The Sawtooth Scenic Byway heads north through green farmland and then on to the mountain towns of Hailey, Ketchum, and Sun Valley. Along the way, you’ll pass sparkling Redfish Lake and the Sawtooth National Recreation Area. The recreation area has over 700 miles of trails, and 40 mountains that rise above 10,000 feet, plus alpine lakes and jaw-dropping vistas. You can stop and hike, fish, backpack, boat, raft, or watch for native animals and birds that inhabit the area.

The 162 mile Salmon River Scenic Byway begins at the Montana state line and follows the Salmon River through the Salmon-Challis National Forest, then west to Stanley. Stops along the way include the Sacajawea Interpretive Center, salmon spawning beds, the Lake of the Yankee Fork Interpretive Center, natural hot springs, ghosts towns, and the Continental Divide National Scenic Trail. The byway follows the same route Lewis and Clark followed 200 years ago.

Where to Stay

Camping is available at several campgrounds in the Sawtooth National Recreation Area, including along the shores of Redfish Lake.

6.) Payette Lake

photo credit: Wikimedia Commons

On your list of Idaho RV trip ideas, Payette Lake needs a choice spot. The glacier-made lake sits 5,000 feet above sea level, nestled in the forest in the center of the state. The 5,330 acre lake is a dazzling blue and reaches depths of 392 feet. It offers all manner of boating, and is even the site of the Payette Cup Regatta early each summer. You can also take a lake or river cruise on “The Idaho” — a 90 passenger cruise boat with a full-service bar and upper sun deck to enjoy the view. Fishing is plentiful as well, and you may catch cutthroat, lake, or rainbow trout in its waters, along with smallmouth bass or sockeye salmon among other species. The lake even has its own local legend — an Idaho Loch Ness monster named Sharlie, who locals say they’ve sighted around the lake since 1920. Some people think she’s an ancient sturgeon or another kind of fish…but we may never know for certain.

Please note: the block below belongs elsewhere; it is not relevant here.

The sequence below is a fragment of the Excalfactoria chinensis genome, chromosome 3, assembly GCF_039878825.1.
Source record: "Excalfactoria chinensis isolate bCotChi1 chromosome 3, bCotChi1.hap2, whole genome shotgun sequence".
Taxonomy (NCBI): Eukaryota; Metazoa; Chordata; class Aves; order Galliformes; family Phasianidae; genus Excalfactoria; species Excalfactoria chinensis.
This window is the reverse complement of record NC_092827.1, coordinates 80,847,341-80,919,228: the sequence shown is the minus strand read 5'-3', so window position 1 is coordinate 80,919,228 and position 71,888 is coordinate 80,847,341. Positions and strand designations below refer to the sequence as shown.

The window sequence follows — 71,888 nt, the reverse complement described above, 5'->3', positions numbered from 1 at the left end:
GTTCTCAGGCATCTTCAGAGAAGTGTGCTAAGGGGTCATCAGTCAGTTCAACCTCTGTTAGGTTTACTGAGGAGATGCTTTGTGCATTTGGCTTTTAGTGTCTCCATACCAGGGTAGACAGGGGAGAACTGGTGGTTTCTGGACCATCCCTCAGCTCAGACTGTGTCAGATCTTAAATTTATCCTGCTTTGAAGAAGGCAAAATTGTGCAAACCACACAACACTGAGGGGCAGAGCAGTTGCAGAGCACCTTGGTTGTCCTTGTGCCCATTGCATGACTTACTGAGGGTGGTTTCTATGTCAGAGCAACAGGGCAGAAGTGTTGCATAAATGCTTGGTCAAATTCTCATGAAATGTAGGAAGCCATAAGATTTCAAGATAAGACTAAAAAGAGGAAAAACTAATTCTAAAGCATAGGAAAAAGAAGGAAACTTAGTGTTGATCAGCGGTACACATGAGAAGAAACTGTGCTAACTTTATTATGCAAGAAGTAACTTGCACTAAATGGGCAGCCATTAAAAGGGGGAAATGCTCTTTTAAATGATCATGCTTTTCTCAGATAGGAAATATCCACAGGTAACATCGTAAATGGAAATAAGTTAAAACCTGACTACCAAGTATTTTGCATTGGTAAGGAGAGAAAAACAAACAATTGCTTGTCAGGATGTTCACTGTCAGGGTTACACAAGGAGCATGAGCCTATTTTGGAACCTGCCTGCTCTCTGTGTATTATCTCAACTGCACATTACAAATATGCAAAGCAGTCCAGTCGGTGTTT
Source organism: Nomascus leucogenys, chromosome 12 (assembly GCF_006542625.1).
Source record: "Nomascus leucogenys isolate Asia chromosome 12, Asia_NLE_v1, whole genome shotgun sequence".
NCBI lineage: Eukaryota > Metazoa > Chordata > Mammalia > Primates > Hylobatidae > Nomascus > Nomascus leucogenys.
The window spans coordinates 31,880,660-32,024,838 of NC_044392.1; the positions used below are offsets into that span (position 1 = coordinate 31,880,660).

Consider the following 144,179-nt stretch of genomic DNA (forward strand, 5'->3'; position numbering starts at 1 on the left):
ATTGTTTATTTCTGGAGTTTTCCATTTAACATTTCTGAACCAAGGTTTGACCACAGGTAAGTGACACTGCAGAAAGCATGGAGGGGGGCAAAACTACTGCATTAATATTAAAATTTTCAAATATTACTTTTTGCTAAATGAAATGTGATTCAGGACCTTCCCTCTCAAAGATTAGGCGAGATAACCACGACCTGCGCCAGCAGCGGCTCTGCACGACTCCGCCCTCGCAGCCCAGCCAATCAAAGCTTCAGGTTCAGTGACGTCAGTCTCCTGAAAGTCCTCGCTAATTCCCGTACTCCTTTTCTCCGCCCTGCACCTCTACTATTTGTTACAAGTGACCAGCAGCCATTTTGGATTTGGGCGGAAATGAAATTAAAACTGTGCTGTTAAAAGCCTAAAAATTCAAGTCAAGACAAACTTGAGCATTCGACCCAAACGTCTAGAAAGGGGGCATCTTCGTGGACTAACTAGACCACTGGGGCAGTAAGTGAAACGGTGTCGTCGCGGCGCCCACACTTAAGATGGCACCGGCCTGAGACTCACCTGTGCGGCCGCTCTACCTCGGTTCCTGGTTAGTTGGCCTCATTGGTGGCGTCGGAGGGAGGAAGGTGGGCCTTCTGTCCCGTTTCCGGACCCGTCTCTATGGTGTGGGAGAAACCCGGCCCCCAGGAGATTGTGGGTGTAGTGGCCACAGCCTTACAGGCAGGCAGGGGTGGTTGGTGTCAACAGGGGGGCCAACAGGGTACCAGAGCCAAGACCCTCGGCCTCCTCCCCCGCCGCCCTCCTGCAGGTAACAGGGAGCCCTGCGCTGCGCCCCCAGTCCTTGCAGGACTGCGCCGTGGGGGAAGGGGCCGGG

Payette Lake is also near the town of McCall, which has ski resorts and snow tubing in winter, and golfing, hiking, fishing, and other outdoor activities all summer.

Where to Stay